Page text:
As of Saturday morning, there have been 1,286,833 confirmed cases of COVID-19 in the U.S. according to the Johns Hopkins Center for Systems Science and Engineering. The widely cited source also says 77,280 Americans have died from the coronavirus that first emerged in Wuhan, China.
Is that accurate?
New questions emerged this week about the accuracy of the numbers reported daily by the media, with some claiming they're undercounted and others, including U.S. government officials, saying they're being inflated to make the pandemic appear worse, KOMO-TV in Washington state reported.
The Centers for Disease Control and Prevention (CDC) has issued guidance to public health officials to aid them in determining COVID-19 deaths, the station reported.
"If COVID-19 played a role in the death, this condition should be specified on the death certificate," the CDC said. "In many cases, it is likely that it will be the [underlying cause of death], as it can lead to various life-threatening conditions, such as pneumonia and acute respiratory distress syndrome (ARDS). In these cases, COVID-19 should be reported on the lowest line … with the other conditions to which it gave rise listed on the lines above it."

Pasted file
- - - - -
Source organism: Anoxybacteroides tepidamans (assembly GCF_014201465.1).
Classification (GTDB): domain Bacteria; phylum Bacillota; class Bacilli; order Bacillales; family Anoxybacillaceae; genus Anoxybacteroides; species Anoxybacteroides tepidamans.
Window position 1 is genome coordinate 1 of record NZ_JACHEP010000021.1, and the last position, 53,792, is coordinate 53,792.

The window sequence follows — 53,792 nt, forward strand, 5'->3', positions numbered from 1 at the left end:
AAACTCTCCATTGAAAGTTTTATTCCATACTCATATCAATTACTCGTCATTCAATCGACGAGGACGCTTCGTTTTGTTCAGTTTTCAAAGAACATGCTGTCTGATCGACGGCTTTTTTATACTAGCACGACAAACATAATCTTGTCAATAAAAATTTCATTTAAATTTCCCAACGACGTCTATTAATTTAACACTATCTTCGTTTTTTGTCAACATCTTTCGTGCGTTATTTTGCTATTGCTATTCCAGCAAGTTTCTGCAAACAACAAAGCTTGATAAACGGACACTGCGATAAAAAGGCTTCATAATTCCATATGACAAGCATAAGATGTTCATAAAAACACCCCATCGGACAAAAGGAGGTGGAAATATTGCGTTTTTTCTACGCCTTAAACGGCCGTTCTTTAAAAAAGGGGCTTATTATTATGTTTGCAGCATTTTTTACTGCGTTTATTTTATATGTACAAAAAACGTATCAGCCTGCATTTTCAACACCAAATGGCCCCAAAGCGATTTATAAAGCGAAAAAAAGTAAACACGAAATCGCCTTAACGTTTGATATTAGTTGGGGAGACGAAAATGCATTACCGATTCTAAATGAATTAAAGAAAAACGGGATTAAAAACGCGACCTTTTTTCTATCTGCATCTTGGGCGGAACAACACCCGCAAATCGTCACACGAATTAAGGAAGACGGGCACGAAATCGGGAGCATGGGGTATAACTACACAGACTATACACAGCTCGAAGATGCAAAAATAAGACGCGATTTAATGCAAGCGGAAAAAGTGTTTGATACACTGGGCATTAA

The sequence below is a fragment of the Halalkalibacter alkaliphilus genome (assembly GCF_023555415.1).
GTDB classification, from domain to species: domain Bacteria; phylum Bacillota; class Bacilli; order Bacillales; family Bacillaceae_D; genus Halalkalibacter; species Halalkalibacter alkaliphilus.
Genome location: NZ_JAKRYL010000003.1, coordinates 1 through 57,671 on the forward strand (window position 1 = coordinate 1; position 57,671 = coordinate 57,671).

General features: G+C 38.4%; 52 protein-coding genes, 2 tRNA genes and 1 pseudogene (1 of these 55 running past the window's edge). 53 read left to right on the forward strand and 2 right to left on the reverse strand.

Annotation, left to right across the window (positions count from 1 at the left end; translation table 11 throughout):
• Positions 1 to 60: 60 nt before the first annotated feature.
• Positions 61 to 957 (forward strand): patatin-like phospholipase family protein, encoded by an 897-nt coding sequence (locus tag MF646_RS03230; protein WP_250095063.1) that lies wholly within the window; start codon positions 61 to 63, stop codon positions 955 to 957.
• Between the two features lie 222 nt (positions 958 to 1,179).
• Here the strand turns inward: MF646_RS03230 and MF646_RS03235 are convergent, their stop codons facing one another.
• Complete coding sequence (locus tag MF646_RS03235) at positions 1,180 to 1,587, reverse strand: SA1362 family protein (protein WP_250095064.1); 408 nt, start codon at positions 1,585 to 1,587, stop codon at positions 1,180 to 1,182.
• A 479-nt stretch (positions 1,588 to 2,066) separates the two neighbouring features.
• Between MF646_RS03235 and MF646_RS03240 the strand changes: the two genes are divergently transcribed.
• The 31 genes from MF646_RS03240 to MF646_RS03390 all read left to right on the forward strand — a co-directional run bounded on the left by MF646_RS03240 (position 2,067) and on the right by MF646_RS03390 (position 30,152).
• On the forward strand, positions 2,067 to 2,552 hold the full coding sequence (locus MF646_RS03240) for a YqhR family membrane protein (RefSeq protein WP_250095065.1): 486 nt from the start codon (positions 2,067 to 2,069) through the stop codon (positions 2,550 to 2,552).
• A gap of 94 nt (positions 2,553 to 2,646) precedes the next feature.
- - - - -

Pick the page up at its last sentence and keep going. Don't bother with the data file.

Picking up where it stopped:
In an update on the guidance, the CDC said "The underlying cause depends upon what and where conditions are reported on the death certificate. However, the rules for coding and selection of the underlying cause of death are expected to result in COVID19 being the underlying cause more often than not."
When reporting the number of COVID-19 certified deaths, they may seem undercounted because the information usually lags a week or two, according to the CDC, KOMO reported.
Deputy St. Joseph County health officer Dr. Mark Fox expressed confidence that COVID-19 death numbers were accurate, while acknowledging that the reporting process can be tricky, WNDU-TV in Indiana reported on Monday.
Fox told the station that if a patient dies from a heart attack but has tested positive for COVID-19, it's up to that patient's physician to decide if it is coronavirus-related.
The numbers have prompted questions. During the 2017-18 winter, pneumonia- and flu-related deaths hit 10%. But in the week ending April 11, COVID-19 deaths hit a record 23.5%, the station reported.
There's incentive for hospitals to classify some deaths as COVID-19 related. Sen. Scott Jensen (R-MN) said last month on "The Ingraham Angle" that hospitals get paid more if Medicare patients are listed as having the virus.
"Hospital administrators might well want to see COVID-19 attached to a discharge summary or a death certificate. Why? Because if it's a straightforward, garden-variety pneumonia that a person is admitted to the hospital for - if they're Medicare - typically, the diagnosis-related group lump sum payment would be $5,000. But if it's COVID-19 pneumonia, then it's $13,000, and if that COVID-19 pneumonia patient ends up on a ventilator, it goes up to $39,000."
A USA Today fact check deemed that claim "true."
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